Social communications is about the exchange of information and ideas. There’s not a lot of censorship (examples abound), except when some ideas are restricted by those who disagree. The democracy of the internet stops at the threshold of its powerbrokers. Like Steve Jobs, who was coerced to pull the plug on direct access to…what?
The Manhattan Declaration, ‘A Call to Christian Conscience.’ This is what they’re about:
Christians, when they have lived up to the highest ideals of their faith, have defended the weak and vulnerable and worked tirelessly to protect and strengthen vital institutions of civil society, beginning with the family. It was in this tradition that a group of prominent Christian clergy, ministry leaders, and scholars released the Manhattan Declaration on November 20, 2009 at a press conference in Washington, DC. The 4,700-word declaration speaks in defense of the sanctity of life, traditional marriage, and religious liberty. It issues a clarion call to Christians to adhere firmly to their convictions in these three areas.
However, the marketplace of ideas….even in boundless cyberspace….is limited by those who have the power to do so. Like Apple.
The Declaration launched an iPhone/iPad application for its near 500,000 signers in early October with a 4+ rating, which means that it contains “no objectionable material,” according to Apple. The application mysteriously vanished from the iTunes Store after a vocal group of opponents petitioned Apple. Manhattan Declaration supporters call for reinstatement of the application.
Vocal is the key, because it was a relative small group of anti-Christians who could not tolerate the existence of an app that contains beliefs they found intolerant. Huh?
Over the Thanksgiving weekend, Apple discreetly removed the application from its iTunes Store with no warning or reason given to Manhattan Declaration leaders…
The application…was removed after Change.org, a progressive website supporting abortion and homosexuality, issued a petition to its followers asking Apple to remove the application, claiming the Manhattan Declaration “is offensive to Americans who support equality and free choice.” The petition also said, “The Manhattan Declaration application exists to collect signatures on a website which espouses hateful and divisive language.”
They obviously haven’t read it. It’s easier to throw around charges of hate and divisiveness and put the accused on the defensive.
Catholic blogger Matthew Warner…points out that Change.org only gathered 7000+ petitioners. Is that a large group, compared to the nearly 500,000 Manhattan Declaration signers?
Warner also writes, “Apple is making a huge mistake choosing to make this entirely traditional and innocuous declaration their example of what constitutes “offensive to large groups of people.” Not only because the language used in the Manhattan Declaration is more civil and has been more thoughtfully chosen than that used in just about any other app, but mostly because of what they are calling so offensive: Christianity. There is nothing in the Manhattan Declaration that isn’t completely in line with Christian teaching. To call it offensive is to call Christianity offensive.”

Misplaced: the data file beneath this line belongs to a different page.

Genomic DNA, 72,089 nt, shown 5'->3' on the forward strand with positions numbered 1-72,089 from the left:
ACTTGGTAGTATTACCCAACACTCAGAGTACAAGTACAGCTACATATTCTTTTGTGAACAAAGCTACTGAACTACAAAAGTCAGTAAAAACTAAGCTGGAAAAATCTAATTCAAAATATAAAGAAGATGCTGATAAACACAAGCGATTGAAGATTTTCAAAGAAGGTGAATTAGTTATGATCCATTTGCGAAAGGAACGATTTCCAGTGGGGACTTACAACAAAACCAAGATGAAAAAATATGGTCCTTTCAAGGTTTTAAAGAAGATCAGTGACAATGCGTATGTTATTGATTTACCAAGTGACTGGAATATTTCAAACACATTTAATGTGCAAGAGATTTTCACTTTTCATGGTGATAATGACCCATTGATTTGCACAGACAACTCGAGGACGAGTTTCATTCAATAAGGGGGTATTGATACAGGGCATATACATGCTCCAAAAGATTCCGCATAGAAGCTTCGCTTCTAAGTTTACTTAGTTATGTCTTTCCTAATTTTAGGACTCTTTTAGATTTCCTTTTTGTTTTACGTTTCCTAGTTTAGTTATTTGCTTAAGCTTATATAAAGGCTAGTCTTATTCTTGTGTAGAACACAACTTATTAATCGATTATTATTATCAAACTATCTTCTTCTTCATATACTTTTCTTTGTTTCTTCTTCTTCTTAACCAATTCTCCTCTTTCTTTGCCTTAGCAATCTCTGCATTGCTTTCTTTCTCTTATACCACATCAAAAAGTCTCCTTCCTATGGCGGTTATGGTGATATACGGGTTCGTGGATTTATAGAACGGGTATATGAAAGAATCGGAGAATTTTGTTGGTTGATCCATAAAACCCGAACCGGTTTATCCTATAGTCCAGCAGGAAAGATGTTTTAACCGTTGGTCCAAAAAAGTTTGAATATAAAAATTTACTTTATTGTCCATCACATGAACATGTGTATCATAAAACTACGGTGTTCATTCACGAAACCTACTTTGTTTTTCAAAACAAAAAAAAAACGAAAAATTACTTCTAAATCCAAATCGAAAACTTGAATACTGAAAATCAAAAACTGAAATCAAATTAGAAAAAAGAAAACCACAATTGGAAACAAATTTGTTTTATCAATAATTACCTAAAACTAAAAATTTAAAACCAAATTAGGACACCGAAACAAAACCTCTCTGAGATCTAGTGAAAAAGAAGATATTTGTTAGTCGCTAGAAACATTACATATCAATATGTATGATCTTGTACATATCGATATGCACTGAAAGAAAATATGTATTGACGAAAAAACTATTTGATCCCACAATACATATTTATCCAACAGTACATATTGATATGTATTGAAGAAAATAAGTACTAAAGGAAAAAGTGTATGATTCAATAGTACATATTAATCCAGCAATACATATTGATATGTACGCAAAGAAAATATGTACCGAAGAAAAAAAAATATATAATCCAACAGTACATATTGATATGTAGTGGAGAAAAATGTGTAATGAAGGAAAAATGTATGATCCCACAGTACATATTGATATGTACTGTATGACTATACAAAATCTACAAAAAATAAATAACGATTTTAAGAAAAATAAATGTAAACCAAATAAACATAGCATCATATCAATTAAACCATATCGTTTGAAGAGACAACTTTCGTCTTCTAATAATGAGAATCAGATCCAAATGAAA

And that’s what they’re doing.
Showing equal frustration to having the app pulled, the Manhattan Declaration leadership has voiced concern that a small group of opponents are able to sway the opinion of a multi-billion dollar company with lies about their intent. Their website blog reads, “We emphasize with great sincerity that “disagreement” is not “gay-bashing.” Anyone who takes the time to read the Manhattan Declaration can see that the language used to defend traditional marriage, the sanctity of human life, and religious liberty is civil, non-inflammatory, and respectful.”
The three primary drafters of the declaration–Chuck Colson, Dr. Robert George, and Dr. Timothy George–sent a letter to Steve Jobs, President of Apple Inc, on Monday with no response. The Manhattan Declaration has since launched a petition and social media campaign to make all orthodox Christians aware of what Apple has done through Twitter and Facebook.
The petition says, in part, “Civil discourse is a hallmark of a civilized and free society. Disagreement is not hate. We urge you and Apple, therefore, to promote communication and civil dialogue on these important social issues by reinstating the Manhattan Declaration App.”
Denying access to ideas that small groups oppose does not shut down the debate, it only reveals their inability to reasonably engage it.
Here’s for civility and a lively and strong arena of ideas in a global community so (otherwise) appreciative of Apple’s (usual) brilliance. Last time I checked, the petition to restore the Manhattan Declaration app had 36,332 signers, and rapidly climbing (just click refresh to see). It doesn’t take a math app to figure how many more than 7,000 that is.